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Could your stubbed toe actually be broken?

You wake up in the morning, still drowsy and attempting to mentally map out your entire day, you step too close to a piece of furniture on your way to the kitchen … and the next thing you know, you’re grabbing your toe in pain.

It has happened to all of us, even to those who claim to have perfect coordination.

The pain felt from stubbing your toe can be unbearable given that the area is packed densely with nerve endings. Additionally, each of your toes consists of several small bones, which can break or become disjointed in the process.

After the initial pain subsides, however, it can become easier to go about our day and move past the immense pain that briefly felt like it would never end. However, what if the pain doesn’t go away? While most incidents in which you stub your toe result in no injury, there are times when a stubbed toe needs to be treated.

Unfortunately, there’s no perfect system for identifying if you have a broken toe or a stubbed toe, but the easiest way is to look for the symptoms of a broken one.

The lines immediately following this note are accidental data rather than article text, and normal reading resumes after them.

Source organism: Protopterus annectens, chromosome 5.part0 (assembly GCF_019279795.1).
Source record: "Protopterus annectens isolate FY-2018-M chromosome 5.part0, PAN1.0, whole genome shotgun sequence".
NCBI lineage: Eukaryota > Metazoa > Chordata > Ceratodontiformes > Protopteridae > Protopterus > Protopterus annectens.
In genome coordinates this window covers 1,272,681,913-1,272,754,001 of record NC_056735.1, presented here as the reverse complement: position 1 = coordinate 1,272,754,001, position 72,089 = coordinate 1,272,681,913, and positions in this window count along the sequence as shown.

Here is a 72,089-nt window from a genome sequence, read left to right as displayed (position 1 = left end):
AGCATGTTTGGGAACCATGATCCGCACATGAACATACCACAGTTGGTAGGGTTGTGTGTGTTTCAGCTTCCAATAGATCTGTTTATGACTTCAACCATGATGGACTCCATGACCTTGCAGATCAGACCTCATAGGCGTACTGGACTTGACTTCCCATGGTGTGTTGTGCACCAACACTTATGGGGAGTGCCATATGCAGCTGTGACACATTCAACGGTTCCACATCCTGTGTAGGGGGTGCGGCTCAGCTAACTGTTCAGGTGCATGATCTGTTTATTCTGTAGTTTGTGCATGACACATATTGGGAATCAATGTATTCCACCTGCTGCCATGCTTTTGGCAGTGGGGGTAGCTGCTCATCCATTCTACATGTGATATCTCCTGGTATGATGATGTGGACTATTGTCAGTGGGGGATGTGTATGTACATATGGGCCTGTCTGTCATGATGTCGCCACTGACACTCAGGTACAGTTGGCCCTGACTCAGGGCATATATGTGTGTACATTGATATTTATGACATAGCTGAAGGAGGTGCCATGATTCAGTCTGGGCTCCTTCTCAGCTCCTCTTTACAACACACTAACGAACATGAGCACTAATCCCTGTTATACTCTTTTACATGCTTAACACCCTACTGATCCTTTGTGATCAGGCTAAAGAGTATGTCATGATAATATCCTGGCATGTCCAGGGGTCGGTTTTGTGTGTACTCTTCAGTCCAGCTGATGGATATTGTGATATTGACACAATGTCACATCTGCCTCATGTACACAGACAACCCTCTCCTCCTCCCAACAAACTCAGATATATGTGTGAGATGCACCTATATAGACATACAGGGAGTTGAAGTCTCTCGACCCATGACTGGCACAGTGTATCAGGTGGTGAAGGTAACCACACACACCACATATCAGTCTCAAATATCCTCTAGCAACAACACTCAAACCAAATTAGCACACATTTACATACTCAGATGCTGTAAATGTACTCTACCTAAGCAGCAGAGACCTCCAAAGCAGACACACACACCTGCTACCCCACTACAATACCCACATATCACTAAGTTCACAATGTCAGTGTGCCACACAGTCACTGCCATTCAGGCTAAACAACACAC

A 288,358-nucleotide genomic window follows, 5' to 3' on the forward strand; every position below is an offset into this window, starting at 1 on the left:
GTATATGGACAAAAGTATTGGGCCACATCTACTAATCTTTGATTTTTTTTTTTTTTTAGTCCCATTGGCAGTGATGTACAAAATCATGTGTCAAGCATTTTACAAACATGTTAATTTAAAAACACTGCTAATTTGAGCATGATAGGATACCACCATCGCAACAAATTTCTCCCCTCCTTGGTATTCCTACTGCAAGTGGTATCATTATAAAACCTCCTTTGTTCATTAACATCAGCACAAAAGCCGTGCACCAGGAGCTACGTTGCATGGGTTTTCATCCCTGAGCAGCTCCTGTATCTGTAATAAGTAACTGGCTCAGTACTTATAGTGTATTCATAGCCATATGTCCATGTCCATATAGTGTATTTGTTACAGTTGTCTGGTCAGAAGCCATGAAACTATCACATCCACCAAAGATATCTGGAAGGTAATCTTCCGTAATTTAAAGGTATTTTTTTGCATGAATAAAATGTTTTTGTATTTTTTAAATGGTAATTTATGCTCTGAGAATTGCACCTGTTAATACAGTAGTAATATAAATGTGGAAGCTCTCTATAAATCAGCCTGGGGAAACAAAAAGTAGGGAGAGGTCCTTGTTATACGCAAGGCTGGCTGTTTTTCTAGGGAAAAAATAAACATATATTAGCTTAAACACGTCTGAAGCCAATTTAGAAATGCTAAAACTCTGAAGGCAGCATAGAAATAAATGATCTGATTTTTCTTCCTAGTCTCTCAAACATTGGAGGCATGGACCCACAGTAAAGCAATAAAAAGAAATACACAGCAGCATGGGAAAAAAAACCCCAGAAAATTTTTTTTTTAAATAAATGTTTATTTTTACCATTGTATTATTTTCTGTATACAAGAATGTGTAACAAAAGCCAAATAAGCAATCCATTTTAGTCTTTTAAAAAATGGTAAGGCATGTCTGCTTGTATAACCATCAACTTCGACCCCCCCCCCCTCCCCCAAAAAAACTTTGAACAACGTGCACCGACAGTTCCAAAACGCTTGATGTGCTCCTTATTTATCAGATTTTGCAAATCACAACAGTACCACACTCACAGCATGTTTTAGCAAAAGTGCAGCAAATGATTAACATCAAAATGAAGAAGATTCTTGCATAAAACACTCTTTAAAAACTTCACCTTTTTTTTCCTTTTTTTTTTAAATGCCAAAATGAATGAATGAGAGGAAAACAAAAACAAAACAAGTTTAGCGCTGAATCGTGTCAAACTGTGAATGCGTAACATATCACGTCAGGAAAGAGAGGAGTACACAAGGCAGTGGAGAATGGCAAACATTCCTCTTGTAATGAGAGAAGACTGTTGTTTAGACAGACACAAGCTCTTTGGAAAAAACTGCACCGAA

Here are a few warning signs that your toe could be broken:

— If you hear a sound – typically a popping sound — at the moment of impact

— If the pain lasts more than a few hours

— If your toe has a crooked or bent appearance

— If your toe looks bruised or swollen

— A discoloration of the toenail

— Blood or bone protrusions

A “wait and see” approach to a stubbed toe is appropriate in most cases, but a doctor should be contract if you believe that your toe may be broken as a fracture near a joint can lead to arthritis if left untreated. To know where the toe is broken, a doctor or medical professional will likely take an x-ray to gain a better idea of what treatment is required.

If it is confirmed that your toe is broken, a recovery time of 4-8 weeks can be expected.

Follow Delray Beach Podiatry on Twitter @Delray_Podiatry

The content on this website is for informational purposes only. Do not rely or act upon information from without seeking professional medical advice. If you live in South Florida and would like a consultation with Dr. Ian Goldbaum, a podiatric physician and surgeon with over 30 years of experience, please see our contact information below:


16244 S. Military Trail #290, Delray Beach, FL 33445



8198 Jog Road #100, Boynton Beach, FL 33472



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